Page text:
Several states have set up standards and a structure for safe consumption of kratom. Congress has called for closer consideration of how the substance can help combat the current epidemic of opioid abuse. Researchers and academics alike are aiming to get a better understanding of how exactly it affects human anatomy.
So why is it that the remaining holdouts over the question of kratom come primarily from federal agencies and small pockets of the medical community?
While the debate over kratom has been playing out in venues from legislative chambers to the boardrooms of medical research companies, consumers have been left in the blind spot of the system. Federal enforcement and oversight agencies have taken a hands-off approach to regulation, instead waiting on more formal research and relying on anecdotal evidence to generate reasons to remain at arm’s length. Likewise, some in the medical community have latched onto these concerns as a reason to keep kratom out of the modern medical landscape.
Despite the cause for concern, consumers and researchers alike have seen through the haze of caution and misleading anecdotal evidence, and are leading the lines in the push for embracing kratom as part of a natural treatment approach.
The case against kratom began with an attempt in 2016 by the Drug Enforcement Agency to classify kratom as a Schedule l substance, effectively banning the substance and research into it with the designation of “no accepted medical use and high potential of abuse.” The Department of Health and Human Services penned a letter supporting such action. However, that attempt was met with a coalition of support in the form of lawmakers, researchers and advocates who had positive experiences with the substance.
The scheduling attempt failed, though, following a letter from 51 members of Congress (linkto: https://www.washingtonpost.com/blogs/wonkblog/files/2016/09/Final-DEA-Kratom-Letter-9.26.2016.pdf … it’s a letter from members of congress, hosted on WaPo’s server) and an examination by experts that found there was “no documented threat to public health that would appear to warrant emergency scheduling of the products and placement in Schedule I.”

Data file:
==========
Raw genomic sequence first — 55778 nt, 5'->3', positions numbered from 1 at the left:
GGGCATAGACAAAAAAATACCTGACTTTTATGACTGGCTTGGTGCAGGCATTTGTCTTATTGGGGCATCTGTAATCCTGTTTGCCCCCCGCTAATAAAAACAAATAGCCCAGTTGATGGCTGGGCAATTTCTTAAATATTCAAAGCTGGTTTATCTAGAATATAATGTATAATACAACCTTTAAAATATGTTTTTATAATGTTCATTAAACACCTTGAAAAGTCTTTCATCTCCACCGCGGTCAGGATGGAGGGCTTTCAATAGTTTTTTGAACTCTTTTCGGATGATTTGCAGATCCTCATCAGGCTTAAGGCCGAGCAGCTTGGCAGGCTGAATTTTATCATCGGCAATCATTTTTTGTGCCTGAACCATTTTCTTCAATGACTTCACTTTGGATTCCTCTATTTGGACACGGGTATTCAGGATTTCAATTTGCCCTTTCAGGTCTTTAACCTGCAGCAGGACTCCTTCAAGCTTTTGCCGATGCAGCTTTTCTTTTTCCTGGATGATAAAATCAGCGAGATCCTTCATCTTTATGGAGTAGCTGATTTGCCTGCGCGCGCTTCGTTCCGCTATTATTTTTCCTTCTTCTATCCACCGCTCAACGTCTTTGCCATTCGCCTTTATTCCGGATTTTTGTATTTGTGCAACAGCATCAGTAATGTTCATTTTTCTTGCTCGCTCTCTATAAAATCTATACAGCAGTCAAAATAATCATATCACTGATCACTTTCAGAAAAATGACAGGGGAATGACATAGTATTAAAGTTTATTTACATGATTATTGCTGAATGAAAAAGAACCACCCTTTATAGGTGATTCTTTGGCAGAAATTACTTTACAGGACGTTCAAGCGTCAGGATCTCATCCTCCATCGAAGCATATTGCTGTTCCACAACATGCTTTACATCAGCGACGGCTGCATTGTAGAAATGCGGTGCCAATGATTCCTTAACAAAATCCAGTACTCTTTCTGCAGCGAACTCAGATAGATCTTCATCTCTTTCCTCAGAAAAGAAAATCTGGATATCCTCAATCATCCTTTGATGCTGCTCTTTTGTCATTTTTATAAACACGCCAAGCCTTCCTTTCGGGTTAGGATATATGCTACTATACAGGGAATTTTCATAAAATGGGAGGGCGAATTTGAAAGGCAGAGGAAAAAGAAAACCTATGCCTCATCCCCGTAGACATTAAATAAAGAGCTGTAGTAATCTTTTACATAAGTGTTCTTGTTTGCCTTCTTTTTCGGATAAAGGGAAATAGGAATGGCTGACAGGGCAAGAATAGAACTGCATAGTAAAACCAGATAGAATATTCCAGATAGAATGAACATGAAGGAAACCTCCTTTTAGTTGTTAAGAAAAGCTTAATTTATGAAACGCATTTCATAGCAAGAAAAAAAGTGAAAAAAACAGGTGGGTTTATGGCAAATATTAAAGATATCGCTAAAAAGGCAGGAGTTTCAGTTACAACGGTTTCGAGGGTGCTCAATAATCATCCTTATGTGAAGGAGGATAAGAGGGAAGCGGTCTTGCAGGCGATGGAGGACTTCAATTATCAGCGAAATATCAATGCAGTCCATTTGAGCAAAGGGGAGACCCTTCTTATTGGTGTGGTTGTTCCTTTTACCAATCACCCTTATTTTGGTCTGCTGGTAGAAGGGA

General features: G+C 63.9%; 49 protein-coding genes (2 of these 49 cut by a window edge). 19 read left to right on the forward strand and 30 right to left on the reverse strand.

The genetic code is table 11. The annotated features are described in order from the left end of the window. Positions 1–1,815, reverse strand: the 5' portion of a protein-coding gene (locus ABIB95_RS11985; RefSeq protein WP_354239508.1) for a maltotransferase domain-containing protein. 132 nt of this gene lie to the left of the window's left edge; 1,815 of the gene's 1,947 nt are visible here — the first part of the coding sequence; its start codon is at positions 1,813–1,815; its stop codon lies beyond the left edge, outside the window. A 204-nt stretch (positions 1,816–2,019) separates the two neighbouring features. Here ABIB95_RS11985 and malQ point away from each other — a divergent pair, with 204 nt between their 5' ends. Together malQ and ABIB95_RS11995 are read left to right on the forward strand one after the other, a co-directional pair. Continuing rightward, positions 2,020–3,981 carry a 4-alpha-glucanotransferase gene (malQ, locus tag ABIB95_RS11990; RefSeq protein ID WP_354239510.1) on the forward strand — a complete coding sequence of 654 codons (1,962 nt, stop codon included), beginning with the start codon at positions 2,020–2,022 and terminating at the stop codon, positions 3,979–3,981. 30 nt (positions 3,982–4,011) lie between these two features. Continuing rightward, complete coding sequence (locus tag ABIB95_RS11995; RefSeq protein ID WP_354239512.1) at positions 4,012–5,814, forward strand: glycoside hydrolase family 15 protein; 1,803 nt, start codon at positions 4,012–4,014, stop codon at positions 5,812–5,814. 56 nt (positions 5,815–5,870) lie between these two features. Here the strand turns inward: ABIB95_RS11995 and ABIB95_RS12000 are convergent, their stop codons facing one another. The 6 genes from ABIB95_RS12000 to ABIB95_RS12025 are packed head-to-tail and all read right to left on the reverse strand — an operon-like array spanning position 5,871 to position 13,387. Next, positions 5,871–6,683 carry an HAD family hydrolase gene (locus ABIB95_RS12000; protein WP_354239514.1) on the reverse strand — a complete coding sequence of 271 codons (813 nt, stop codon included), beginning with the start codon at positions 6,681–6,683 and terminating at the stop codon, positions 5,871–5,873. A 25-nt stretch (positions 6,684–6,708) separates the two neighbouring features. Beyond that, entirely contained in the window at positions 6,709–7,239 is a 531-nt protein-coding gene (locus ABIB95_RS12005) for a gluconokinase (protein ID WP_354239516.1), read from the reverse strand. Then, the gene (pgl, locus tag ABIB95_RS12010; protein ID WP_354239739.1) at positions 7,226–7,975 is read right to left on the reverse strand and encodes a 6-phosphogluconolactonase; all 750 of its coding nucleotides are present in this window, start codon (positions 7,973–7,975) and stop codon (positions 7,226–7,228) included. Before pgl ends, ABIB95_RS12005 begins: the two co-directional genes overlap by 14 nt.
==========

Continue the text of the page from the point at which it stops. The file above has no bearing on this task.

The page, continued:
Six years later, that back and forth continues as a handful of holdouts have halted kratom’s development in the United States.
In April of this year, the Food and Drug Administration put out a warning (linkto: https://www.fda.gov/news-events/public-health-focus/fda-and-kratom ) to consumers about kratom, and warned that the substance could “expose users to the risks of addiction, abuse, and dependence.” The Center for Disease Control’s most recent advisory on kratom (linkto: https://www.cdc.gov/mmwr/volumes/68/wr/mm6814a2.htm ) was released in 2019, and focuses on overdose risks of kratom while mentioning the DEA’s designation of kratom as a “drug of concern.”
That hesitancy spilled into the medical community, with the Mayo Clinic issuing a similar warning titled “Kratom: Unsafe and ineffective” (linkto: https://www.mayoclinic.org/healthy-lifestyle/consumer-health/in-depth/kratom/art-20402171 ) in June of this year.